Have you ever tried burying wire in Westford, MA? There's a reason everybody uses poles in New England, the same reason most farmers gave up. The ground has a little soil mixed with lots of big hard rocks. A Ditch-Witch cable backhoe won't work. It costs hundreds of thousands of dollars per mile to bury wire here, so it's only done in core cities or to go under some intersections. And with Westford's low suburban/exurban density (gotta love those big expanses of Chem-Lawn and SUV garages, the Amerucan Way), the number of subscribers per mile is low.
VTel does not provide $35/month gigabit service because they have easy access to poles. To be sure, they own the poles -- they're the incumbent phone company, and have old copper up there which they can overlash. But more importantly, VTel got millions of dollars in federal subsidies. The whole project cost over $5000/home, but VTel itself only paid a fraction, and the federal universal service fund -- that 16% tax on your phone bill -- pays them whatever it takes to make them profitable. Their retail price is a joke. Nice though for the recipients of the cheap service, and Mr. Guite, who owns it.
True. Microsoft botched RT by getting greedy. Like iOS, it is locked down tight, so you can only install "apps" from their store. Sure, that gives MS a cut of the action, Xbox-style, but it's hostile to users and real Windows doesn't have that restriction. Plus it doesn't run real Windows applications. So its ecosystem is pretty narrow and not likely to become very good.
They did a touch-screen phone that vibrated when you crossed between virtual keys, and required harder pressure to register than just touching. It sounded like a good idea, but it was a flop in practice. Touchie-feelie phones are bad enough. Touchie-feelie fluffy pix? Eeewww.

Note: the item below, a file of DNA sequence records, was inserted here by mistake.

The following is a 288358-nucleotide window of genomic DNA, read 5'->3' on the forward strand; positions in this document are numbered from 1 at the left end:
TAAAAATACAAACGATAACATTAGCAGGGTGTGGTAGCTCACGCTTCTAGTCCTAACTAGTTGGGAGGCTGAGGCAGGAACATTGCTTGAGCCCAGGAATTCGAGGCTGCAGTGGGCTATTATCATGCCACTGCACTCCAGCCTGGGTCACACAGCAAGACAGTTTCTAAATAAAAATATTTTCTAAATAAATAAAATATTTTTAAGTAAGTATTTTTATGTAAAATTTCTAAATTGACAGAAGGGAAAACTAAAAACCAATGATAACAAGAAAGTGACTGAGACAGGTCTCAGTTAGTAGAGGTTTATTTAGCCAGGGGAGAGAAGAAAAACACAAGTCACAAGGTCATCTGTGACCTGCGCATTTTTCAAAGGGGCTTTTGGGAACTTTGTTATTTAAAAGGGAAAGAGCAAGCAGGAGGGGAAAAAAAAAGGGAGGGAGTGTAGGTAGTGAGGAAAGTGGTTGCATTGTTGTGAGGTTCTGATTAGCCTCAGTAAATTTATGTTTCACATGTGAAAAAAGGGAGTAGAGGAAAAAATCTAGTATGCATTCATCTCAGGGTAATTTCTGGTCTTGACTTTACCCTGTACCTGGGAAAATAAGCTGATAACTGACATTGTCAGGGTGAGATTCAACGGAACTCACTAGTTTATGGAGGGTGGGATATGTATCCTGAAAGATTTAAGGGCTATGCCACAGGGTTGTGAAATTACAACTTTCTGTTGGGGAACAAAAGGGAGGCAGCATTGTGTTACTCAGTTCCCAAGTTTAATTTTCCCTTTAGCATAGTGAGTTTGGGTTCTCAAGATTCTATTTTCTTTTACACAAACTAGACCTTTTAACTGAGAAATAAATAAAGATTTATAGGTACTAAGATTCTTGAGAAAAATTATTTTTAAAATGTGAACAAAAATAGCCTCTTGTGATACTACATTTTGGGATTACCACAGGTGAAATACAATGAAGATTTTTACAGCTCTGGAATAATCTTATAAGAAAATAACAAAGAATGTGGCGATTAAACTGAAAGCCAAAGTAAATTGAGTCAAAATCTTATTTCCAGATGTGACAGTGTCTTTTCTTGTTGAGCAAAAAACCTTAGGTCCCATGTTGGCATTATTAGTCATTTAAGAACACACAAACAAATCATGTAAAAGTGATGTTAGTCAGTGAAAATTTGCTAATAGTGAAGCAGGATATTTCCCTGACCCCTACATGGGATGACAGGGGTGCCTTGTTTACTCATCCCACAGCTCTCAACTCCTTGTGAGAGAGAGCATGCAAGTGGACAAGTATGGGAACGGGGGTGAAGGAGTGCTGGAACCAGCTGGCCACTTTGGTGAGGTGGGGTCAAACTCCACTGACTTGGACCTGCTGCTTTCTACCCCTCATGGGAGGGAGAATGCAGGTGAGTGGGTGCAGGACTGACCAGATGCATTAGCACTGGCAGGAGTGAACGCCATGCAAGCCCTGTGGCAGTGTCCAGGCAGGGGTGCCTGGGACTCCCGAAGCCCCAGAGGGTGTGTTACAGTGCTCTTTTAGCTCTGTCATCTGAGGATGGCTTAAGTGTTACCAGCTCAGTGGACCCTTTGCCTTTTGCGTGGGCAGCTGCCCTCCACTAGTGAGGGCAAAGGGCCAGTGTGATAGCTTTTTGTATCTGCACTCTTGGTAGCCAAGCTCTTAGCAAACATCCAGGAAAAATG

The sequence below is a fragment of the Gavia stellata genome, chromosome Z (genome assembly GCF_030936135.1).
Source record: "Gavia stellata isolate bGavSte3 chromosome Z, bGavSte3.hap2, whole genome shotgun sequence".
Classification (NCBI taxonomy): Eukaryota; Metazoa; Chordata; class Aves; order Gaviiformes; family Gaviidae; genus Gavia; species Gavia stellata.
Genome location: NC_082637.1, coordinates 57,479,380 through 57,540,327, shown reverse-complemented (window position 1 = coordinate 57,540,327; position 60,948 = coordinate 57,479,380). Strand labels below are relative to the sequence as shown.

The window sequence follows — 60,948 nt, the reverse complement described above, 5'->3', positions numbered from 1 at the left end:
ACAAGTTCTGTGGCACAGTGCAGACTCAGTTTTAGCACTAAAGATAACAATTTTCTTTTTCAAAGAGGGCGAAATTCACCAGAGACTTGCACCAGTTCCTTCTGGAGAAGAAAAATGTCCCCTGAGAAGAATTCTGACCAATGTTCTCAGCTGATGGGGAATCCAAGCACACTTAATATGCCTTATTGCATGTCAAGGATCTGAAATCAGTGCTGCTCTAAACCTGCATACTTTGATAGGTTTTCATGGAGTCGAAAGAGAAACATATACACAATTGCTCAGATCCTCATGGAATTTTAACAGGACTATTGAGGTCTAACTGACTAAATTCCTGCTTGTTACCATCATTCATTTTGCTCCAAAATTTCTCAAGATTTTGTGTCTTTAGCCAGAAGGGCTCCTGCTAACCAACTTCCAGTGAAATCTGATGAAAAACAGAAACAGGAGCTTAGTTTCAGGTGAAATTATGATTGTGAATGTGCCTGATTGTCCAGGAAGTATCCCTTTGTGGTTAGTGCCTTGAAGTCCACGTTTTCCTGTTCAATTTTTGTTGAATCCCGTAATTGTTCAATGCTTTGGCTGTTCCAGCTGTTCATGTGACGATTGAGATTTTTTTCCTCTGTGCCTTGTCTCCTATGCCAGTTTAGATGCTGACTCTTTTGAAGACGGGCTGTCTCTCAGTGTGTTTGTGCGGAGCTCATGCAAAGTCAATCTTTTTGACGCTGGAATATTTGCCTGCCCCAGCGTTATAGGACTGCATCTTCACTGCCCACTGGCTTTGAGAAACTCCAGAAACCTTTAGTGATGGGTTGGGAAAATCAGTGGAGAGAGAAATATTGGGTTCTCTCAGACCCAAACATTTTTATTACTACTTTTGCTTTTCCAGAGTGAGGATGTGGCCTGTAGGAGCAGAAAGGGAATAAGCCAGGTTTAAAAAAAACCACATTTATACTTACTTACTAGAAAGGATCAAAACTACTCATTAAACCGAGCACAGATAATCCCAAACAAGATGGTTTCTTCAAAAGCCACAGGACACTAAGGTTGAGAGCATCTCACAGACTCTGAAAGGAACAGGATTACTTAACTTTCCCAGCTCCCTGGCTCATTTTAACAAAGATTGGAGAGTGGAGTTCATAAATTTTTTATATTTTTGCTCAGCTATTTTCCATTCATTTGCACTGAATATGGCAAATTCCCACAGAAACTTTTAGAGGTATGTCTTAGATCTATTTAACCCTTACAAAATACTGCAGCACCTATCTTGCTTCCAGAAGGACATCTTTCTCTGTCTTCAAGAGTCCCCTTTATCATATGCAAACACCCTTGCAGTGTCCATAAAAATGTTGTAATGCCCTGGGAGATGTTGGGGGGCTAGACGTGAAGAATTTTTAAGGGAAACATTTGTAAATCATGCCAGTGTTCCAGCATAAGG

He walked into an unlocked closet, hooked up his laptop to a campus Ethernet connection, and ran a script to access a web site. The only "crime" was using a script rather than surfing, slower, by hand. He wasn't tapping others' communications. There was just a copyright question over how many documents one should access.
The prosecutor aims for a high degree of punishment because they hope for a plea bargain, with every intention of keeping the maximum sentence recommendation intact in the event that the case actually goes to trial. It is a way to undercut the constitutional guarantee of trial by jury by raising the stakes so high that a jury trial becomes an untenable gamble.
Thus the Ortiz-Heymann tactics in this case should be seen as what they were, an untenable subversion of basic constitutional rights, by persecutors with a goal of putting notches in their belt, hoping to gain political points with an ignorant public afraid of any and all "crime".
Price might have killed the BB10 line too. The Z10 was priced near an iPhone and the Q10 was priced even higher. That's a ridiculous way to break into new markets when you're behind, and when the teardown cost of parts makes it clear that there's plenty of margin to work with. Some imbecile at BBY was greedy and shot the moon, when they should have taken their medicine and priced it competitively. BB10 devices get great user reviews.
Probably not BS. This sounds real. But the Slashdot blurbist got it wrong. The picture, which was a file photo, had been taken in Massachusetts. The family whose home was searched because they googled the wrong domestic products was in New York (Nassau County).